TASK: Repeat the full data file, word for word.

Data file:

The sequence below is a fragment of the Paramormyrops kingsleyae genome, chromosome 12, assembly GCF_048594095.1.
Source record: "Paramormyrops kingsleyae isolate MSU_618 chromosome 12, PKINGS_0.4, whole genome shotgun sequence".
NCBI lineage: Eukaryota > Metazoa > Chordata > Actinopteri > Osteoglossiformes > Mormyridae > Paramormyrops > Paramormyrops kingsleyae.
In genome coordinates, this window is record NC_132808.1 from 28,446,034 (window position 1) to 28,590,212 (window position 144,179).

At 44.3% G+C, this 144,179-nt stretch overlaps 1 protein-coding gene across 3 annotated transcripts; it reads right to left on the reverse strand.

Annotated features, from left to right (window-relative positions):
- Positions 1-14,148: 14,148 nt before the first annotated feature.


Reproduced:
The sequence below is a fragment of the Paramormyrops kingsleyae genome, chromosome 12, assembly GCF_048594095.1.
Source record: "Paramormyrops kingsleyae isolate MSU_618 chromosome 12, PKINGS_0.4, whole genome shotgun sequence".
NCBI lineage: Eukaryota > Metazoa > Chordata > Actinopteri > Osteoglossiformes > Mormyridae > Paramormyrops > Paramormyrops kingsleyae.
In genome coordinates, this window is record NC_132808.1 from 28,446,034 (window position 1) to 28,590,212 (window position 144,179).

At 44.3% G+C, this 144,179-nt stretch overlaps 1 protein-coding gene across 3 annotated transcripts; it reads right to left on the reverse strand.

Annotated features, from left to right (window-relative positions):
- Positions 1-14,148: 14,148 nt before the first annotated feature.